The Young Lady's Reader (Google eBook)

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S. Babcock, 1839 - English language - 458 pages
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Page 132 - Some books are to be tasted, others to be swallowed, and some few to be chewed and digested. That is, some books are to be read only in parts; others to be read, but not curiously; and some few to be read wholly, and with diligence and attention.
Page 55 - Haste thee nymph and bring with thee Jest and youthful jollity, Quips and cranks, and wanton wiles, Nods, and becks, and wreathed smiles. Such as hang on Hebe's cheek, And love to live in dimple sleek; Sport that wrinkled care derides. And laughter holding both his sides.
Page 342 - THAT time of year thou mayst in me behold When yellow leaves, or none, or few, do hang Upon those boughs which shake against the cold, Bare ruined choirs, where late the sweet birds sang. In me thou see'st the twilight of such day As after sunset fadeth in the west, Which by and by black night doth take away, Death's second self, that seals up all in rest.
Page 95 - Curse ye Meroz, (said the angel of the Lord,) curse ye bitterly the inhabitants thereof; because they came not to the help of the Lord, to the help of the Lord against the mighty.
Page 154 - Tunes her nocturnal note : thus with the year Seasons return, but not to me returns Day, or the sweet approach of even or morn, Or sight of vernal bloom, or summer's rose, Or flocks, or herds, or human face divine...
Page 79 - Behold the child, by Nature's kindly law, Pleased with a rattle, tickled with a straw : Some livelier plaything gives his youth delight, A little louder, but as empty quite...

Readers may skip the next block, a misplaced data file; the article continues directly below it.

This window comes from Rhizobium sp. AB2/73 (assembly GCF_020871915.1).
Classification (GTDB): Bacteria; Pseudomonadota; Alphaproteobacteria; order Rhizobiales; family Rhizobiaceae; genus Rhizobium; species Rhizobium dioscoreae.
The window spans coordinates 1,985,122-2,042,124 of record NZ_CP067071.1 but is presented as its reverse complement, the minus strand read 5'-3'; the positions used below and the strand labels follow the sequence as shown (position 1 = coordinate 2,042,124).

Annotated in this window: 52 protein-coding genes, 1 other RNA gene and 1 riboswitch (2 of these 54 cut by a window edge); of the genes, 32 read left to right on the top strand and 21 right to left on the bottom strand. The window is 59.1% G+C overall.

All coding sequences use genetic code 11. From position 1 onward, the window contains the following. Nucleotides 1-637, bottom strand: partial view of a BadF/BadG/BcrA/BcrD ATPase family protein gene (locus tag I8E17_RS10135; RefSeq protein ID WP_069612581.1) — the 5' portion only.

Page 318 - So live, that when thy summons comes to join The innumerable caravan that moves To the pale realms of shade, where each shall take His chamber in the silent halls of death, Thou go not, like the quarry-slave at night, Scourged to his dungeon, but, sustained and soothed By an unfaltering trust, approach thy grave Like one who wraps the drapery of his couch About him, and lies down to pleasant dreams.
Page 354 - I played a soft and doleful air, I sang an old and moving story, An old rude song, that suited well That ruin wild and hoary. She listened with a flitting blush, With downcast eyes and modest grace; For well she knew, I could not choose But gaze upon her face.
Page 118 - Risest from forth thy silent sea of pines How silently! Around thee and above, Deep is the air and dark, substantial, black An ebon mass. Methinks thou piercest it, As with a wedge!
Page 442 - Farewell, Monsieur Traveller. Look you lisp, and wear strange suits ; disable all the benefits of your own country ; be out of love with your nativity; and almost chide God for making you that countenance you are : or I will scarce think you have swam in a gondola.

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